'FOUR birds hanging out in Cork city — what’s not to like?” asks Katrina Foley, who through her theatre company, Wandering Star, is directing Liam Heylin’s latest play. Entitled Lex Talionis (the Latin name for the law of retaliation, or an eye for an eye), the play’s sub-heading is A Tale of Vengeance & Feathers.
Billed as being “about savage craic on the streets of Cork city,” the play’s four characters, all played by females as it happens, are birds — three rooks and a magpie. The play was inspired by a line in Heylin’s hit play, Love, Peace and Robbery, in which the characters see a rook picking up a cigarette butt. One of the characters remarks that it’s only a matter of time before the birds start smoking.
“That line stuck with Liam,” says Foley. “Ten years later, he revisited it and decided to write a play about birds. I suppose it’s surreal enough but the fact that we’re dealing with birds is not something we’re necessarily pushing into people’s faces.”
There are no wings but the characters’ costumes are avian- influenced in their textures and colours. “We’ve been looking at where you can connect the dots between the gestures that birds have and humans have,” says Foley.
Foley has been on board since the early days of Heylin’s new play. As theatre critic for the Evening Echo (he’s also the court reporter for that newspaper and the Irish Examiner) he gave a good review to a play that Foley directed in late 2016.
Foley, a graduate of CIT Cork School of Music’s theatre and drama studies degree, was contacted by Heylin in early 2017. He wanted Foley and her colleagues, lighting designer Jamie Feehily and stage manager Aoife Clarke, to take a look at his play-in-progress with a view to producing it.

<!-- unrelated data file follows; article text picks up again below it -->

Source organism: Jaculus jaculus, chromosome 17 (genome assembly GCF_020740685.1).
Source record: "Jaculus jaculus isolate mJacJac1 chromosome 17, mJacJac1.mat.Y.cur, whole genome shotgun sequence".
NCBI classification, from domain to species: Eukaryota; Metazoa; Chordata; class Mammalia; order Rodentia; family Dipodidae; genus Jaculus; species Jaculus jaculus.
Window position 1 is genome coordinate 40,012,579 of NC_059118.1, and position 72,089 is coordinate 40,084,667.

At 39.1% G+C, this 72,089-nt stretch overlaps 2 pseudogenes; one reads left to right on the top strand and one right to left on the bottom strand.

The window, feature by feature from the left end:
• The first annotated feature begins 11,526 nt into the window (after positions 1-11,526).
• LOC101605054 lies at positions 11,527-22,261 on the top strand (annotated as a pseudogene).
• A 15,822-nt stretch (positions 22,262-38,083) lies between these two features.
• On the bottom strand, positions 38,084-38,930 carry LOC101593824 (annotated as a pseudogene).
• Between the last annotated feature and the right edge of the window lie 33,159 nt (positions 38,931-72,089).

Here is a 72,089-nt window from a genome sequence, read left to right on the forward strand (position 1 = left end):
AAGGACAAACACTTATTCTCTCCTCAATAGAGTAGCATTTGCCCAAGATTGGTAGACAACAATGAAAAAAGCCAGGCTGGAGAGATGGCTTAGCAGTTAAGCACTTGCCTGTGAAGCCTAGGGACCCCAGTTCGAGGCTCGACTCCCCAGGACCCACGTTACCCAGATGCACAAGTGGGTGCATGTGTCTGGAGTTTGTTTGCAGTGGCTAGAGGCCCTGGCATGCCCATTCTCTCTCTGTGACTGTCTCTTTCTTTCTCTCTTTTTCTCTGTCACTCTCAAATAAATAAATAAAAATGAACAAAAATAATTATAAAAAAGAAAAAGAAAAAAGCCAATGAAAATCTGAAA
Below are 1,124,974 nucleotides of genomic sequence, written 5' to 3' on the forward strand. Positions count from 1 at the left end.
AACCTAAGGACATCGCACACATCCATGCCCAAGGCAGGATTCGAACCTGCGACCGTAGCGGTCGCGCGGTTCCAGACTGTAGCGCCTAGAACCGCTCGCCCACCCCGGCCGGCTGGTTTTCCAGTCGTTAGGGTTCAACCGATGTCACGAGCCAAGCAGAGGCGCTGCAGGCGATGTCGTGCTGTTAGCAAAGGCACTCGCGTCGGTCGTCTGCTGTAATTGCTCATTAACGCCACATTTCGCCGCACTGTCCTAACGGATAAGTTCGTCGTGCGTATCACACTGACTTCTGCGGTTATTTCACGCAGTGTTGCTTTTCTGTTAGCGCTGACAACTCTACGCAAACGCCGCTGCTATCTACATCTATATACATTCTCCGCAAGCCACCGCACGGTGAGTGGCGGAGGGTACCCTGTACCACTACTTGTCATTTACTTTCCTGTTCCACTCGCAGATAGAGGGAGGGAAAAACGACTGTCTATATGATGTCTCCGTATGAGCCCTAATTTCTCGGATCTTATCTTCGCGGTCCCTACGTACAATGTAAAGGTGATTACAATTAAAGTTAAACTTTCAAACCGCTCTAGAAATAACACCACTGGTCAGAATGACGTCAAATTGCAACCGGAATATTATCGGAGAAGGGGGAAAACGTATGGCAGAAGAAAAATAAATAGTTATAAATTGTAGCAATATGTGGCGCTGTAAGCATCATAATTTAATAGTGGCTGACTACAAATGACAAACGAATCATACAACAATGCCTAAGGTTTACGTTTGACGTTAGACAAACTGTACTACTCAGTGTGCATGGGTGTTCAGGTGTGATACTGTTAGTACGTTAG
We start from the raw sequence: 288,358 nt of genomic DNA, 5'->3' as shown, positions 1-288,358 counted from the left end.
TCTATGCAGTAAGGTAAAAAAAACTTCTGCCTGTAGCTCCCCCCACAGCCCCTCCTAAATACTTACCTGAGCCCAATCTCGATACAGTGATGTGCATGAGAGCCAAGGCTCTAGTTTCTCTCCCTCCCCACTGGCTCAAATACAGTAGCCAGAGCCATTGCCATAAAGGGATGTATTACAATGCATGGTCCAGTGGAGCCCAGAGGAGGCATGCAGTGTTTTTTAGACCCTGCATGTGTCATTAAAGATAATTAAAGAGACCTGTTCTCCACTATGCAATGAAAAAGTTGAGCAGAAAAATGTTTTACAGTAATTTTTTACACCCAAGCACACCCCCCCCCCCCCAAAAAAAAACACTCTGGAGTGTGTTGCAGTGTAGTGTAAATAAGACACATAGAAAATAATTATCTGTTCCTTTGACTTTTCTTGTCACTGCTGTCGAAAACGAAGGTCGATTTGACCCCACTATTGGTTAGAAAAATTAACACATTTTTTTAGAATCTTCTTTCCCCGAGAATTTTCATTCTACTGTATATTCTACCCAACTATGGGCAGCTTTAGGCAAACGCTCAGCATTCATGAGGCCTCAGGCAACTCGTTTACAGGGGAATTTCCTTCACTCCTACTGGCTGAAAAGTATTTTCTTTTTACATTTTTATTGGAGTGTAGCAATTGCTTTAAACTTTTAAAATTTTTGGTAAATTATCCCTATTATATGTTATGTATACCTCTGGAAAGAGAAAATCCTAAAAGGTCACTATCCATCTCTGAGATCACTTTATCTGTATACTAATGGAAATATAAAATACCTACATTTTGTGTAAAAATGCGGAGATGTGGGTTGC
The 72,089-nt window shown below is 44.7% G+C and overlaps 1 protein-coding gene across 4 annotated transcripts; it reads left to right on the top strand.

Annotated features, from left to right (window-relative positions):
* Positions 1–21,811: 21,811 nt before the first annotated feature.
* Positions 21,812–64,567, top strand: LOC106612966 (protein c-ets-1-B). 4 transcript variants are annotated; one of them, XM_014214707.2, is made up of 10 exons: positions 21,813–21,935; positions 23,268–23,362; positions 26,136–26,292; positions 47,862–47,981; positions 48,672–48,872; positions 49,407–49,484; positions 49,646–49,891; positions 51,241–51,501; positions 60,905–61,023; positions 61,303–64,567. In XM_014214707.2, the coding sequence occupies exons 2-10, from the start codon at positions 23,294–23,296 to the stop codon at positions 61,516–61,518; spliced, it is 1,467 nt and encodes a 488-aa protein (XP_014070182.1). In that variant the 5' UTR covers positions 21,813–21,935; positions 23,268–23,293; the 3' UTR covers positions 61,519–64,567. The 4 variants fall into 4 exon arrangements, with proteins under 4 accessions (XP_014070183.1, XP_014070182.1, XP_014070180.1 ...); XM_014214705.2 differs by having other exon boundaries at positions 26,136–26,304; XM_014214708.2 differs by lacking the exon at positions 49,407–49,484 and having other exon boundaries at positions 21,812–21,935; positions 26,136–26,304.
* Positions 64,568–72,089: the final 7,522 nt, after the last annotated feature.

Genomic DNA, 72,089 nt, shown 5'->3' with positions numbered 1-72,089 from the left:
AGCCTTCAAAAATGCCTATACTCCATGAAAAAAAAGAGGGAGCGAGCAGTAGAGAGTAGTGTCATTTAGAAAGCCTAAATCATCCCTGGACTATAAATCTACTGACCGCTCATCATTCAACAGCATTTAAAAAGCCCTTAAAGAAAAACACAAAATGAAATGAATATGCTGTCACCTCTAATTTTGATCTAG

“As Liam was writing it, he was sending us drafts to read. Then there was a reading in the Cork Arts Theatre with the actors. Liam invited a few people to give feedback. In September 2017, we work-shopped the material and did some improvisation around it. So out of that came the current cast.”
The play involves a crime and explores ideas of what’s right and wrong. “Hugh and Mooney are two rooks. Hugh has a very strict world view which involves sticking with your own kind to stay out of trouble. Mooney is a little bit more open than that. He becomes friendly with Max, a magpie. Through this friendship, the characters connect with Donie who brings serious trouble to Hugh’s home life.”
The language in the play is very much in the Cork idiom. “The script is actually written phonetically. That’s been interesting. One of my big questions for people who are not from Cork is whether everything can be understood. We got a few actors from different parts of Ireland to see whether the words landed and whether the terminology was understandable. The response was very positive so that was a huge bonus.”
The play is very much set in Cork city, with references to Hillbillys and the River Lee Hotel, as well as other landmarks.
The set for the production, which will be staged at the Cork Arts Theatre, is a bare stage.
“As a theatre company, we wanted to look at the idea of how you could do something extremely minimalist and make it portable and adaptable in different locations. There are 15 scenes in the play. They have lots of different locations, including the sky. There are scenes that take place underneath trees. That’s all conveyed in the dialogue.
We didn’t want to root the play in anything that might be too distracting. We want to leave it up to the imagination of the audience and let them be carried away.
With a bird’s eye view of the city, the play promises to transport audiences.